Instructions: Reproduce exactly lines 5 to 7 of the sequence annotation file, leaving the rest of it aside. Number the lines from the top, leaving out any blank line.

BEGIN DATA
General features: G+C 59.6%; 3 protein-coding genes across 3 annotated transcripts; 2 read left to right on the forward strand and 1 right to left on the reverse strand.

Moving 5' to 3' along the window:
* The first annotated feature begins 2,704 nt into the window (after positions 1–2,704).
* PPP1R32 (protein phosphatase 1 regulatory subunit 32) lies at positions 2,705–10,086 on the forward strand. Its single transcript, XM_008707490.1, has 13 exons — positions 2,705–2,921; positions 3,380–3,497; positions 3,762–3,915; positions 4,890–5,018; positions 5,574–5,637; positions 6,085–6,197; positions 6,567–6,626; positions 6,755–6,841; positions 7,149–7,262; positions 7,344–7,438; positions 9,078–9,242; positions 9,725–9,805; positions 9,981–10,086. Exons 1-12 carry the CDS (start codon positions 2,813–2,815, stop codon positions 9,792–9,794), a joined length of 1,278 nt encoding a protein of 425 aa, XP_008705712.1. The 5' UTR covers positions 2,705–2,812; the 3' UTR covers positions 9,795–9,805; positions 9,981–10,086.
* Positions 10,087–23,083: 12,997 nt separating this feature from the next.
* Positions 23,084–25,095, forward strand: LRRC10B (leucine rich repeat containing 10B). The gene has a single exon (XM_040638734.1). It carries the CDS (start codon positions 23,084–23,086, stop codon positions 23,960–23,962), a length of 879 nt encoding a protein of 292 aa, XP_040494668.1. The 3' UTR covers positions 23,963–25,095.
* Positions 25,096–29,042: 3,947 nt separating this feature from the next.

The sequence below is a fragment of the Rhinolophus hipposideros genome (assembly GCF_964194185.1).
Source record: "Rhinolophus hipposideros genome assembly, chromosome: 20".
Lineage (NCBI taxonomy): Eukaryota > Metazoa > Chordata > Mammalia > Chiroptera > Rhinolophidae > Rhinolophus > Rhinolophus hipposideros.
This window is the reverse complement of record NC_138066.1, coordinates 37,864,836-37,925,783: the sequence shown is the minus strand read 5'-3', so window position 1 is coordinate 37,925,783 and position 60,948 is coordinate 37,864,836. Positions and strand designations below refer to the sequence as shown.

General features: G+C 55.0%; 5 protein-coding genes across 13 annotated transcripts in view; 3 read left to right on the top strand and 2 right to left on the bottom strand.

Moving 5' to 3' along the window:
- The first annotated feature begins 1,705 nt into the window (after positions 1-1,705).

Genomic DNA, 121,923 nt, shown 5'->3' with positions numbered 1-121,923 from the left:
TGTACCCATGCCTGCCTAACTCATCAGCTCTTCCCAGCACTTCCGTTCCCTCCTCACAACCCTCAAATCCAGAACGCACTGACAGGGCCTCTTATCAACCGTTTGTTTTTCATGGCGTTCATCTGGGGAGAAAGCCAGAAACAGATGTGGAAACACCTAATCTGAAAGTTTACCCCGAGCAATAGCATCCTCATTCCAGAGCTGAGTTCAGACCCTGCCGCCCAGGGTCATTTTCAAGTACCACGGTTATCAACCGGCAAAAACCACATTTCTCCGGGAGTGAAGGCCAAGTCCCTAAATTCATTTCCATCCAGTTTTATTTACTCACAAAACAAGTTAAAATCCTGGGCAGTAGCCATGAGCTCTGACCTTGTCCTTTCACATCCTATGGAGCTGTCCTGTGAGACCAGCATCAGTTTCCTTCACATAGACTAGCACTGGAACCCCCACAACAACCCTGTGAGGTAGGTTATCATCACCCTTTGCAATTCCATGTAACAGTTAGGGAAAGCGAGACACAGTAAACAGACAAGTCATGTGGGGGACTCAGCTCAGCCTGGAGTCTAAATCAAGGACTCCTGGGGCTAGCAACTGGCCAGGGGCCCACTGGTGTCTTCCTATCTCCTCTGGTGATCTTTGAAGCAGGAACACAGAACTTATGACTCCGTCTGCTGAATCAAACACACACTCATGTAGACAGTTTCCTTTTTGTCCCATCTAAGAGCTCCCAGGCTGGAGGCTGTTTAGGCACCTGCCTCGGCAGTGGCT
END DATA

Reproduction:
* Positions 10,087–23,083: 12,997 nt separating this feature from the next.
* Positions 23,084–25,095, forward strand: LRRC10B (leucine rich repeat containing 10B). The gene has a single exon (XM_040638734.1). It carries the CDS (start codon positions 23,084–23,086, stop codon positions 23,960–23,962), a length of 879 nt encoding a protein of 292 aa, XP_040494668.1. The 3' UTR covers positions 23,963–25,095.
* Positions 25,096–29,042: 3,947 nt separating this feature from the next.